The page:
“I miss him,” Hayley Coen said as she ate lunch on the Dewey Square lawn and reminisced about “the yellow guy.” That’s the cartoonish figure on the giant mural by the Brazilian twins known as Os Gemeos that had framed the bustling area for the previous 14 months.
On Friday, Coen said she was relieved to see that the 5,000 square-foot wall across from South Station had a new centerpiece. At just past 2:30 p.m., the Institute of Contemporary Art finished installing an abstract seascape created by British-born artist Matthew Ritchie.
“Remanence: Salt and Light (Part II)” immediately became a hot topic.
Judy Armstrong, who works in the area, raved about the piece, calling it fabulous. She approached Ritchie, in town from New York for the installation, and thanked him.
Never mind that the work is very different from the brightly colored Os Gemeos mural. “Remanence” features just two shades of gray over a faint, blue paint.
“It’s so rich,” said Armstrong. “I can clearly distinguish the different shades.”
Sean Curran, who works at an architecture firm in Post Office Square, did not agree.
“It hasn’t left much of an impact on me,” he said. “You can tell there’s some sort of horizon, but I think [Os Gemeos] had a more positive impact.”
The ICA and Rose Kennedy Greenway Conservancy collaborated on the installation, which will remain up for about 18 months.
Only time will tell whether the piece will inspire the same debate as the Os Gemeos mural, installed in July 2012 by Otavio and Gustavo Pandolfo. That piece sparked controversy when a local television affiliate posted an image of it and Internet commenters said the image resembled a terrorist. It also drew raves from the public. Earlier this month, fans of the mural tweeted farewell images and, in the pouring rain, hosted a “Goodbye to the Giant” gathering.
For the ICA, the buzz generated by Os Gemeos presented a challenge. How do you follow something so accessible? The answer: by commissioning a work that is almost monochromatic, by an artist who proudly creates physical representations of such theoretical principles as string theory.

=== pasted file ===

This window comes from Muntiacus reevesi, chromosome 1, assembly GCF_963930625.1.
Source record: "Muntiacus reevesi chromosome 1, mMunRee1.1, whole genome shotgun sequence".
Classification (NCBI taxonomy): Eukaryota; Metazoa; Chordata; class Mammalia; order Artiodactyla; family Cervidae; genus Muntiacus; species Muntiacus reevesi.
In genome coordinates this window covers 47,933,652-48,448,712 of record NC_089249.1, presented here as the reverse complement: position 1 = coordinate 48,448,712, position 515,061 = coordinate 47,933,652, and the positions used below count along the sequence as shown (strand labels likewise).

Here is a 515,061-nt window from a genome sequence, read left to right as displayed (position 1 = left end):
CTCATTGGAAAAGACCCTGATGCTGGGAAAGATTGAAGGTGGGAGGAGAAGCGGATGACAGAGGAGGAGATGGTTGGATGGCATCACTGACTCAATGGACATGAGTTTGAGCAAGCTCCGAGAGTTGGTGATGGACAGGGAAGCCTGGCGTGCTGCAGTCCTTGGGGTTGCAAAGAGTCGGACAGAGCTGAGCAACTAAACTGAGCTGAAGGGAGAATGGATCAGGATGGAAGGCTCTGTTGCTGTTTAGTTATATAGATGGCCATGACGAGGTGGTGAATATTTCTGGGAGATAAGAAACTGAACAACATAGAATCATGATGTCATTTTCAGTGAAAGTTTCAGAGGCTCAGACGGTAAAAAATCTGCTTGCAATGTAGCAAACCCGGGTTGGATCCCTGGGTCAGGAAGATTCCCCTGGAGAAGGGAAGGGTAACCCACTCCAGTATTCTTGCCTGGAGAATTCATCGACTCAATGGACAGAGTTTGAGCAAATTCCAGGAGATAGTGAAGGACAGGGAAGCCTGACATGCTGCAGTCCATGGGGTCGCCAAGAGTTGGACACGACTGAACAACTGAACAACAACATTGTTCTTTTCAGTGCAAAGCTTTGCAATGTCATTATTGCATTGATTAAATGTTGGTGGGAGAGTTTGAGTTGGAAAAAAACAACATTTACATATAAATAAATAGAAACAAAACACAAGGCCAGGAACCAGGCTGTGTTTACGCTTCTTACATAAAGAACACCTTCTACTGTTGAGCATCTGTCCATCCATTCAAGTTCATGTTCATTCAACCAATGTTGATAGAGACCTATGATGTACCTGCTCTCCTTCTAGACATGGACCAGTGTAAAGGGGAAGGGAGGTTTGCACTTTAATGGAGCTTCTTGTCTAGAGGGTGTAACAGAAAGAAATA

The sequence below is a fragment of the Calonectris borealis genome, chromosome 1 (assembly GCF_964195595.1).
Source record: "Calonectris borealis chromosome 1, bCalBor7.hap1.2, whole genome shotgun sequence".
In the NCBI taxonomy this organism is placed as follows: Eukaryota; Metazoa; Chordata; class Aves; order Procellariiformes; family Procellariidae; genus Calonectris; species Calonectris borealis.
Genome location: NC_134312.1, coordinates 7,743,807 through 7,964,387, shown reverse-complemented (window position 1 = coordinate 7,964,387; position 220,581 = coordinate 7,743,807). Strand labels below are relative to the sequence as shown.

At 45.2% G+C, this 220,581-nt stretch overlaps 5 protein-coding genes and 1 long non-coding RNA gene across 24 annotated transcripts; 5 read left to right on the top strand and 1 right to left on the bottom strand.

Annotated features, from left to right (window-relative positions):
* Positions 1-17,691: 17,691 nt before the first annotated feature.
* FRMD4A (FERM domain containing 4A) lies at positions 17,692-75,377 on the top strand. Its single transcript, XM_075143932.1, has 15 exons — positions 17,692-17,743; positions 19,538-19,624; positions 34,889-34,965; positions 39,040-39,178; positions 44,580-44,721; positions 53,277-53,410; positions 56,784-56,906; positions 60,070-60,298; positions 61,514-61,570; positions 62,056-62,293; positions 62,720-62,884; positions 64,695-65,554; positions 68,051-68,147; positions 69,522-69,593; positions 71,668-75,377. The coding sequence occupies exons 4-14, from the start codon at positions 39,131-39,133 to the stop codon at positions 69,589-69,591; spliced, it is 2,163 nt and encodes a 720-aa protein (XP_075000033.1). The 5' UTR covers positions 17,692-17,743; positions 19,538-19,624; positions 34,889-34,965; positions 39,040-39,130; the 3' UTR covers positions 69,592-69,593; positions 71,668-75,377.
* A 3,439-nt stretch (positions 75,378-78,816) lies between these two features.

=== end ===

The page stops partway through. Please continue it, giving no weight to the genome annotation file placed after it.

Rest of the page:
Ritchie, who lives in New York, arrived last Saturday to begin the Dewey Square installation, marking the blank wall with the help of a projector. Workers, including Gloucester-based installers Tricia O’Neill and Steve Brettler, continued on lifts through the week.
Around 2:30 p.m. Friday, Richie picked up a brush to symbolically finish the final strokes of gray. He also smiled as he outlined the silhouette of a small figure he decided could represent Paul Revere. He suggested it would be fun for people to try to find the man on the horse amid the gray.
Ritchie said he was thrilled to be doing this project in Boston. He briefly attended Boston University in the 1980s, had a major show at Mass MoCA in North Adams in 2004, and will now serve as the ICA’s artist in residence.
That residency will include a multimedia performance with members of the rock bands The National and The Breeders and a video project to be put together with the ICA’s teen program and a series of concerts.
Friday, he talked about wanting to create a piece that would set him apart from Os Gemeos. The beauty of a public work, he said, is that it takes a space where thousands of people pass each day and gives them a chance to discuss art without paying to go to a museum.
“You set up this conversation,” he said. “There’s the first piece. Then I do something different. A third artist will do something different again. After five years, the citizens of Boston will be art critics.”
Although it is abstract, “Remanence” does contain a beachlike seascape on its lower section, spheres in the upper portion that resemble planets, and jagged strokes in one corner that could easily pass as birds.
With his mural surrounded by sunshine, blue skies, and the green lawn, Ritchie contemplated the change of seasons.
“On a cold winter’s day, I’m very hopeful that harbor fog color will sort of dissolve and you’ll see the drawing here hanging in space,” he said.
Observers generally said they were sad to see the Os Gemeos figure go, but eager to learn more about Ritchie’s piece.
“I was actually worried that that was it,” said Isabela Fengler, who had noticed the blank wall earlier this month. “Today I noticed this, and I was glad. It’s very different, and I want to read about it. I want to know what artist it is and know what it’s all about.”
Cynthia Peters, eating a veggie burrito from a food truck, said she appreciated how the mural works in Dewey Square
“It’s interesting with the background of all these very geometric buildings that are so stable and so upright and so square and this thing is the opposite of that,” she said. “I was just sitting here pondering how does something hold together versus not hold together. It looks like this is going to hold together.”